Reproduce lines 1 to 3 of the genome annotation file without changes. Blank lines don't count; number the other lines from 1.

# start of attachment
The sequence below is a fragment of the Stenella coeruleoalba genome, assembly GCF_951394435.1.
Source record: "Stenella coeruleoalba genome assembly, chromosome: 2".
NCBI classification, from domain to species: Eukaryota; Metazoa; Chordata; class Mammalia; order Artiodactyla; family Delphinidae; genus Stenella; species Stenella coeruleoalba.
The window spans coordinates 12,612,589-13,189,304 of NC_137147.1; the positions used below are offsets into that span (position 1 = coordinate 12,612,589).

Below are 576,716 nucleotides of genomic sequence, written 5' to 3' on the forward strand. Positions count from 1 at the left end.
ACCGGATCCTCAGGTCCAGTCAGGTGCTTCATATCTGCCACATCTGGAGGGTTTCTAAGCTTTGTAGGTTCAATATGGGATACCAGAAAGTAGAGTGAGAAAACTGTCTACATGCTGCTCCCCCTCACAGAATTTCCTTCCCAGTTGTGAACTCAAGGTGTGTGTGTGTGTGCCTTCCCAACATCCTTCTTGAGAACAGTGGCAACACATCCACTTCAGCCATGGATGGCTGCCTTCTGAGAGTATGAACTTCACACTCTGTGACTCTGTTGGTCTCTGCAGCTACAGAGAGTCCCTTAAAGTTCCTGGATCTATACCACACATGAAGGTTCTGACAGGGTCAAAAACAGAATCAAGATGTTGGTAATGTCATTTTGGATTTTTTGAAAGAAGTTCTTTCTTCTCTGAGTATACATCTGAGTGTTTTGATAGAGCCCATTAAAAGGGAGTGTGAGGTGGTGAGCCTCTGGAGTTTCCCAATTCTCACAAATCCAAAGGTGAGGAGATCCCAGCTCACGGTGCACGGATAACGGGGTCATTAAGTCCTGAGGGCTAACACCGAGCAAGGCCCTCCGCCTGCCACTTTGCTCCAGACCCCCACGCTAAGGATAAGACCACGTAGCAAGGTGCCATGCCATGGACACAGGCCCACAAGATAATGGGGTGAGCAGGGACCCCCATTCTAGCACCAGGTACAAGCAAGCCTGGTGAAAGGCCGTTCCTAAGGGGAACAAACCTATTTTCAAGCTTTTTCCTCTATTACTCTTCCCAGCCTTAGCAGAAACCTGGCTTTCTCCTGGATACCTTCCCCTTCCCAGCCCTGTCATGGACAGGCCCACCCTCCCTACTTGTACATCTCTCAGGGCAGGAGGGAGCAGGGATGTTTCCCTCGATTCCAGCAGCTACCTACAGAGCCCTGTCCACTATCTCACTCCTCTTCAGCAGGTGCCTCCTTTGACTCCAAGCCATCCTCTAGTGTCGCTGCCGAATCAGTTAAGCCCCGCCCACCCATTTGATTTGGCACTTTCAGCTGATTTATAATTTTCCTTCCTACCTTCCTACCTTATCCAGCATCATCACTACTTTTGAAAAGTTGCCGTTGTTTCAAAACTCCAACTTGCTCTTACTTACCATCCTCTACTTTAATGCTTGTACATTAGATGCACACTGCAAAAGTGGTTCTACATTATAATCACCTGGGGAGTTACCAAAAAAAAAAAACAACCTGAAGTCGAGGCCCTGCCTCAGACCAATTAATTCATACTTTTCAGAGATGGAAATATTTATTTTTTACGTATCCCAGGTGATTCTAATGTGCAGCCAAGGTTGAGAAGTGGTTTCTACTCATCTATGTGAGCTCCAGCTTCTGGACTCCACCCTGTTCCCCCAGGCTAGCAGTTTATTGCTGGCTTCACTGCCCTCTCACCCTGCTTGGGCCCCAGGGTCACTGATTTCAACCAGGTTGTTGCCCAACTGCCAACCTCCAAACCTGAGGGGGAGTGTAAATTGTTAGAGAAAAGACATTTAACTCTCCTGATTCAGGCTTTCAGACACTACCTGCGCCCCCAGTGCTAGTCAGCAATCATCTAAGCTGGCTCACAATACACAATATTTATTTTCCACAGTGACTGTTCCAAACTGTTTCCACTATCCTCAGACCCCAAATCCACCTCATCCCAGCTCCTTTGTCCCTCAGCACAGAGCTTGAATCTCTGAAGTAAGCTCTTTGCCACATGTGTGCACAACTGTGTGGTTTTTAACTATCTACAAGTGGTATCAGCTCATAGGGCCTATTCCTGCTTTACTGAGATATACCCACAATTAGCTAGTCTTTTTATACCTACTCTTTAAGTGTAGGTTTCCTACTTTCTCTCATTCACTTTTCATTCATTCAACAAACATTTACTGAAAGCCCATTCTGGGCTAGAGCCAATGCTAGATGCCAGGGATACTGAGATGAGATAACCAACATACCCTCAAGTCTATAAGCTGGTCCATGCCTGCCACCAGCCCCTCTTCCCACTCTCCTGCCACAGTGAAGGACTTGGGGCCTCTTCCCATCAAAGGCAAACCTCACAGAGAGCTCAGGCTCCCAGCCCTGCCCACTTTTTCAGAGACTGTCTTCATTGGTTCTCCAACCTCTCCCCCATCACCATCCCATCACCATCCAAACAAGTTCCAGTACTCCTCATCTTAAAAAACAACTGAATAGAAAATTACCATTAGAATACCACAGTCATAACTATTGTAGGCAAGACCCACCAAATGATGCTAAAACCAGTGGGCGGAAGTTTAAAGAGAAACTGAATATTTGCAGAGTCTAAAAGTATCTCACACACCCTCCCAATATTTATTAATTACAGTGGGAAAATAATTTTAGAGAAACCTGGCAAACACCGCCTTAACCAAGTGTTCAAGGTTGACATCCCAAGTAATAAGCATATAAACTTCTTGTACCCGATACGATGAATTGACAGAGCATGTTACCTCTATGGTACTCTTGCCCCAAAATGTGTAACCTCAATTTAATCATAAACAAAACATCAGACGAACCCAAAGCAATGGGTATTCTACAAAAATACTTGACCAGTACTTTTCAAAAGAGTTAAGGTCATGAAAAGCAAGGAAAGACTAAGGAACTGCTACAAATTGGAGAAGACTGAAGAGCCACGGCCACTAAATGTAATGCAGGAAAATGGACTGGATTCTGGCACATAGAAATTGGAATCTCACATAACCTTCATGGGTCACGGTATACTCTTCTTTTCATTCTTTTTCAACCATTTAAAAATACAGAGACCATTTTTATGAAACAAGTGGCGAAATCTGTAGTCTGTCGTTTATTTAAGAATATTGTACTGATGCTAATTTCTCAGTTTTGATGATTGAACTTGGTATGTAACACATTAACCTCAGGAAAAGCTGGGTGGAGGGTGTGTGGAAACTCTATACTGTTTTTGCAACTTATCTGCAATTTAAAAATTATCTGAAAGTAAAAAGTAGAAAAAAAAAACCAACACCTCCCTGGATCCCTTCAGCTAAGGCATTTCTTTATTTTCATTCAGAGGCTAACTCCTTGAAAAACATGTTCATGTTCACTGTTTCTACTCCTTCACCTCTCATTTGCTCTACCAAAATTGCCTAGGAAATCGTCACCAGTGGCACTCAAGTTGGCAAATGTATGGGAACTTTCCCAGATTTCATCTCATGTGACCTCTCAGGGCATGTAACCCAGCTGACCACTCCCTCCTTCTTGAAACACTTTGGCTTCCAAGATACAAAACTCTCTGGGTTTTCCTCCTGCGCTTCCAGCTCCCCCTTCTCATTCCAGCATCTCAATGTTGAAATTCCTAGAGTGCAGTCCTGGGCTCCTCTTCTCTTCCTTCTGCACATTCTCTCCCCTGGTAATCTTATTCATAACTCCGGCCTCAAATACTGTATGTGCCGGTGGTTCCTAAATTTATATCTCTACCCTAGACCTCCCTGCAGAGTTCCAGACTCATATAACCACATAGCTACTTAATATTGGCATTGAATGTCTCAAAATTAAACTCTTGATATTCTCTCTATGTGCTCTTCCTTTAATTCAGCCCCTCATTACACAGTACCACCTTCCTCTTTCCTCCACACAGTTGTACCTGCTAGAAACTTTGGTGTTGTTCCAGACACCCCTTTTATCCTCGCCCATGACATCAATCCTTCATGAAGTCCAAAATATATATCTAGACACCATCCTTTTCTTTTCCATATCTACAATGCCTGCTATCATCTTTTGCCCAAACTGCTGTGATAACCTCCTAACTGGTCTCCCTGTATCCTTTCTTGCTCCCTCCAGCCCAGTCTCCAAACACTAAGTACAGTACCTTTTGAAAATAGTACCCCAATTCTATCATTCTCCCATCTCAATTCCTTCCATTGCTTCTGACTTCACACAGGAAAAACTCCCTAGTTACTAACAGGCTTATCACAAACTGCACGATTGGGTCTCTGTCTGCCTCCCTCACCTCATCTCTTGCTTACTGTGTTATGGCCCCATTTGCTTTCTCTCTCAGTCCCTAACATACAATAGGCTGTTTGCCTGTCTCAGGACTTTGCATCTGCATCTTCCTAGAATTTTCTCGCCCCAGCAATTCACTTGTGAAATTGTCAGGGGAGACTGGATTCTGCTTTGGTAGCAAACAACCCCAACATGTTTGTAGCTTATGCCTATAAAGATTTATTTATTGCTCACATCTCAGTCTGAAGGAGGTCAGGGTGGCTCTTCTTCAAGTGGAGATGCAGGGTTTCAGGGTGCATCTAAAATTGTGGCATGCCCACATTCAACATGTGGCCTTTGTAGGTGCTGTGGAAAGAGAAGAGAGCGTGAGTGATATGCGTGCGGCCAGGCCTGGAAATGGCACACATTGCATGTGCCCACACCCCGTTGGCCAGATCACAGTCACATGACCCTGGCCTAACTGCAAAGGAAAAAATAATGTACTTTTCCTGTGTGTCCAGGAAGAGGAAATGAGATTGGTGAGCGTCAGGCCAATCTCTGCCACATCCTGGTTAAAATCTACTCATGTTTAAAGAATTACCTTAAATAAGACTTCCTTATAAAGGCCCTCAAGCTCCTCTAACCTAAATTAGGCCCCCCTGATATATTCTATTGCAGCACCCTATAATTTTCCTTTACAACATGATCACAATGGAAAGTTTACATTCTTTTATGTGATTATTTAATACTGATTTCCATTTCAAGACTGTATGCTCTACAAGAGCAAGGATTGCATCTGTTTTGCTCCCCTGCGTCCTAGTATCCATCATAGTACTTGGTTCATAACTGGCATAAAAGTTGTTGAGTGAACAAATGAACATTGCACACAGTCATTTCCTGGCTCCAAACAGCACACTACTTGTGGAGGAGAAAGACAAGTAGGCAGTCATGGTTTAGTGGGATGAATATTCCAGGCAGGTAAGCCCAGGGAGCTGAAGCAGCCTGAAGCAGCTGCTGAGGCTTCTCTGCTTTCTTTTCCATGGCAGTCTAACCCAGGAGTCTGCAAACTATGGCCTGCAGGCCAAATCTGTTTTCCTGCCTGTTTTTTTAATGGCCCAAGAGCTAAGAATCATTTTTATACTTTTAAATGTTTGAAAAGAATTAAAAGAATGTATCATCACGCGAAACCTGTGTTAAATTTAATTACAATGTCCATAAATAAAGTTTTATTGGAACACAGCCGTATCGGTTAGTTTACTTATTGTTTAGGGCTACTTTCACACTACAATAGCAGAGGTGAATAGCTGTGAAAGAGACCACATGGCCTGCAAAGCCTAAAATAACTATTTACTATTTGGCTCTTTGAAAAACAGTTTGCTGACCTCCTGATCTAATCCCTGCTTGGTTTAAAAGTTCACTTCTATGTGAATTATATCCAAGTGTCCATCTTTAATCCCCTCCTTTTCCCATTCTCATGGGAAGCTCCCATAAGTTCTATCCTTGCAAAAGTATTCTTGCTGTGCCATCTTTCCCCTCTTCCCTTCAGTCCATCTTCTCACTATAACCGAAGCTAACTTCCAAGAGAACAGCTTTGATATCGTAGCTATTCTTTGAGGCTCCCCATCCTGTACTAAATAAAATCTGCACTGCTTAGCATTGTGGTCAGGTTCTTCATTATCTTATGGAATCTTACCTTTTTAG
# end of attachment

The sequence below is a fragment of the Stenella coeruleoalba genome, assembly GCF_951394435.1.
Source record: "Stenella coeruleoalba genome assembly, chromosome: 2".
NCBI classification, from domain to species: Eukaryota; Metazoa; Chordata; class Mammalia; order Artiodactyla; family Delphinidae; genus Stenella; species Stenella coeruleoalba.